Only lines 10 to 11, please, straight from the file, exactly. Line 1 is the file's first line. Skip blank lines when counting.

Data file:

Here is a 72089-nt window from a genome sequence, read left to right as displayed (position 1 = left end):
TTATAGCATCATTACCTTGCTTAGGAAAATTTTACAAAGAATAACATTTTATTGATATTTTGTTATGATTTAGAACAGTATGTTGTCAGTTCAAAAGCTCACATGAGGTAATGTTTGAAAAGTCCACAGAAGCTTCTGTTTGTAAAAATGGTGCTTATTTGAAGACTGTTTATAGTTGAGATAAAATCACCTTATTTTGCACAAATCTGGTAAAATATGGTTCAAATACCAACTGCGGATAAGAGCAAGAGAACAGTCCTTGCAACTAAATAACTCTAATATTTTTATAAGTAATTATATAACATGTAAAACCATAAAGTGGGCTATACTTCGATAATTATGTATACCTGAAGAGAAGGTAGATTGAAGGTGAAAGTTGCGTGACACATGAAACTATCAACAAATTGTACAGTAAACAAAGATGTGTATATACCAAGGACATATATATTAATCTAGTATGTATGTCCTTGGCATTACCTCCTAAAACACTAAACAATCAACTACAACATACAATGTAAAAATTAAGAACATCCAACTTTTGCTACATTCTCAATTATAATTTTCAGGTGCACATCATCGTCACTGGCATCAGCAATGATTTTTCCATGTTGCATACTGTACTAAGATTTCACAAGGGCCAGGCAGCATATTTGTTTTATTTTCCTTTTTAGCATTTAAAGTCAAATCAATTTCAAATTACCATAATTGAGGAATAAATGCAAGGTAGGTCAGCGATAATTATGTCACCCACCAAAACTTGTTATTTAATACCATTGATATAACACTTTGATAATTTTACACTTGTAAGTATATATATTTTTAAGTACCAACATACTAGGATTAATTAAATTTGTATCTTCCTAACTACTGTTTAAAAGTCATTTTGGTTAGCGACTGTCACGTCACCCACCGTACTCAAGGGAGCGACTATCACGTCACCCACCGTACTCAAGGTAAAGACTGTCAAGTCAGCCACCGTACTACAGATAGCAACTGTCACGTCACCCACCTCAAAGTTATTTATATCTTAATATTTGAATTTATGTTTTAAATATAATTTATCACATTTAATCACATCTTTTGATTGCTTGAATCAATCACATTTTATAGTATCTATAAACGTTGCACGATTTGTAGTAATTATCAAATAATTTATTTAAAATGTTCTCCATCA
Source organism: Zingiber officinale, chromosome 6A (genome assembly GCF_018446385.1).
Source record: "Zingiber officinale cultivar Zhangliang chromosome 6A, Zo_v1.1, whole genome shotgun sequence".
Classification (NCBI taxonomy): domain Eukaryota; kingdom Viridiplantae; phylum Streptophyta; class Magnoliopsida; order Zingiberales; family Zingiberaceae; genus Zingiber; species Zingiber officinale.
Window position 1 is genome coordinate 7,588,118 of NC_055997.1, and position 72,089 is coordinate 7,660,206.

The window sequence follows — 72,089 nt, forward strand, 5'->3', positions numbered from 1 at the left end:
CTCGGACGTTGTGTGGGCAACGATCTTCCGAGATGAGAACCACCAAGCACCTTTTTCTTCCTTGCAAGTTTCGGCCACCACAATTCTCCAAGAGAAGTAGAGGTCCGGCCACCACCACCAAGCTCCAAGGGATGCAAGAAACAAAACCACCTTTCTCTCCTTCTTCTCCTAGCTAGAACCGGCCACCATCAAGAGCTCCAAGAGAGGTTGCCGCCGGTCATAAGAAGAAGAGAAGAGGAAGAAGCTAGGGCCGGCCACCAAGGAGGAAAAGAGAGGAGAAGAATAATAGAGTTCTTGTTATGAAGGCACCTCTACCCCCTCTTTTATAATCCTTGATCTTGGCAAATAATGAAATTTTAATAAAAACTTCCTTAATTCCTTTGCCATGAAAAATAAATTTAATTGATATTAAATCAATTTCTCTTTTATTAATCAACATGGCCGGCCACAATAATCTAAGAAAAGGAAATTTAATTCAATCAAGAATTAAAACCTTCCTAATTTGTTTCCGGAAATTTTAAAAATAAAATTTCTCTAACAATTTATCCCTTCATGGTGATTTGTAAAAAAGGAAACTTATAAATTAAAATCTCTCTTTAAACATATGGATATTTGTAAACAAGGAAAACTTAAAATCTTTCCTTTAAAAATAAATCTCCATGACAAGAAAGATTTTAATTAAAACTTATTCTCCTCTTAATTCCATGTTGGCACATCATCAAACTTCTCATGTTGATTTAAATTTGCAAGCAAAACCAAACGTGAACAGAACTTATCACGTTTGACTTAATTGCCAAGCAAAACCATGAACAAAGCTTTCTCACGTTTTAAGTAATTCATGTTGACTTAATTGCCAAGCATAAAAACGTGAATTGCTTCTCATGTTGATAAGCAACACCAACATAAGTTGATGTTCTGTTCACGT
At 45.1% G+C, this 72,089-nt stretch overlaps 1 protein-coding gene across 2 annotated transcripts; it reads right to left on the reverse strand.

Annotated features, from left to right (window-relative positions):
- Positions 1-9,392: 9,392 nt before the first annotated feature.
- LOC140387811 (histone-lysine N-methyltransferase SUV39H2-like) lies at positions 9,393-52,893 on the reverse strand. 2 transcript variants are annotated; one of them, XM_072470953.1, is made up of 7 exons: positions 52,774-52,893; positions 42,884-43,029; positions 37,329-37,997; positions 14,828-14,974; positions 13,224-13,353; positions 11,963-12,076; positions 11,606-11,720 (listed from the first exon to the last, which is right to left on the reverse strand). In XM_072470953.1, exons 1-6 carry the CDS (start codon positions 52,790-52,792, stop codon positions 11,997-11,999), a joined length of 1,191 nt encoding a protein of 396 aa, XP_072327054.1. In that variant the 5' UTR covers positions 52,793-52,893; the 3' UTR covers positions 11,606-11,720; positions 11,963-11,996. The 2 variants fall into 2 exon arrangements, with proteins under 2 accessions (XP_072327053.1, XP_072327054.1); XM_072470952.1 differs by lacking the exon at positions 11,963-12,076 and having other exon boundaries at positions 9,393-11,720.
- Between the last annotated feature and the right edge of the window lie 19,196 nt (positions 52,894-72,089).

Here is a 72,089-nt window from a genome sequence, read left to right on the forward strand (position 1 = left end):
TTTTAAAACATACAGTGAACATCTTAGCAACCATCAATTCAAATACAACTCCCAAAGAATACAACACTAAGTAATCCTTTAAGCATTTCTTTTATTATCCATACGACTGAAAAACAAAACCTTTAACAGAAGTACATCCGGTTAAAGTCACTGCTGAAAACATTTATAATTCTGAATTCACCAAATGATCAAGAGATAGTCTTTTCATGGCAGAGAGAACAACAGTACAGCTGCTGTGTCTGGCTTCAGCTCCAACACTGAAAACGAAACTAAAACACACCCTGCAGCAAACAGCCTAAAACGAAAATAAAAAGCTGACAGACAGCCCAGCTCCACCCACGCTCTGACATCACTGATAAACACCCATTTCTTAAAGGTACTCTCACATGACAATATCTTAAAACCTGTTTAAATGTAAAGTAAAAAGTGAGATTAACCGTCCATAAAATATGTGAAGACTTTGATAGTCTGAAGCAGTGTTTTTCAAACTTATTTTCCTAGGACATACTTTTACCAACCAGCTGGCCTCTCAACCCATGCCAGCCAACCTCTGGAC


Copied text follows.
Annotated features, from left to right (window-relative positions):
- Positions 1-9,392: 9,392 nt before the first annotated feature.